Mining stocks are weaker than the metal. XAU is an index of gold and silver mining shares. The red arrow points to its price when gold was last in the same neighborhood. On the right is Newmont, a big gold mining company. When I updated the chart I had to check the numbers three times because in past decades, if gold rallied nearly $100 off of its intra day low, Newmont would have been up ten dollars. Producing gold is extremely energy intensive and the cheap, easy to get deposits are mined out. This is actually good for the gold price. When it gets harder to produce more gold and there is less investment money flowing into new mines it sets gold up for a shortage.

 

 

 

 

 

 

 

 

 

 

 

 

 

 

 

 

 

Palladium rallied a bit with gold and platinum had even less of a reaction. Last week I heard an analyst say that major car manufactures were beginning to get shipments of chips and that production would increase. That means more demand for catalytic converters and with it palladium and rhodium. I took my Ford Transit Connect in for routine maintenance last week. The Ford dealer's new car lot was empty.

 

 

 

 

 

 

 

 

 

 

 

 

 

 

 

 

 

Just doing charts that anyone can find on the web is no fun. I always like to add some esoterica, something a bit weird that probably has no connection to reality but sounds interesting and sophisticated. Analysts on TV do it all the time and get credited for being deep thinkers. Just for the fun of it I decided to track our current market with the vibrations from 1987. Above and to the left is a chart that tracks the daily highs from after the crash in 1987 and now. They are somewhat similar. Friday's high was the equivalent of where the green arrow is on the right side 1987 post-crash chart. If it follows the script we will pull back into next week then rally later in the month.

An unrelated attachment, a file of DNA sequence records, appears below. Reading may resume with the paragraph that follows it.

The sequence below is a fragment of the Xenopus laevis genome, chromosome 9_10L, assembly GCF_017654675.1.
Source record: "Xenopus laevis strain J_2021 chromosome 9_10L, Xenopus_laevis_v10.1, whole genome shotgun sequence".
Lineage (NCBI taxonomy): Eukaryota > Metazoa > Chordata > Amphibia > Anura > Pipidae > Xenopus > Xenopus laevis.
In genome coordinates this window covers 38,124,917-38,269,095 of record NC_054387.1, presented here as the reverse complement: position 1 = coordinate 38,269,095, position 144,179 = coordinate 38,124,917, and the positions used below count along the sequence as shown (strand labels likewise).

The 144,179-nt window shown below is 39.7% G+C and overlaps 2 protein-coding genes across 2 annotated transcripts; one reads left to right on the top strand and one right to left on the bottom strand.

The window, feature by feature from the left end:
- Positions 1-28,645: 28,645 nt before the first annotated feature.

If we go back a century to the greatest bull market ever we can see that after the initial decline there was a robust rally as shown on the left side graph. The greatest rate of change was in the first couple of weeks. This was followed by a dip then another rally phase. Thanks to having read Martin Armstrong's month by month history of the era I can tell you that during the rebound, Wall Street and government spokesmen told investors that the worst was over and that the correction has been a healthy pull back that set the stage for a solid advance. During the 1920s wealth flowed into the United States from Europe. Just like now the smart money knew that a war was coming. The head of the New York Fed suppressed interest rates and encouraged European governments to float large bond offering in the U.S. to stimulate their economies. "Internationalism" was the word of the day. Many of those bonds defaulted in the late 1920s and early 30s like Sri Lanka. On the right is what happened after the 106 day snap back rally. 106 days from the June 17th low would be right in the middle of November when mid-term elections take place.

 

Best Guesses -

Stocks -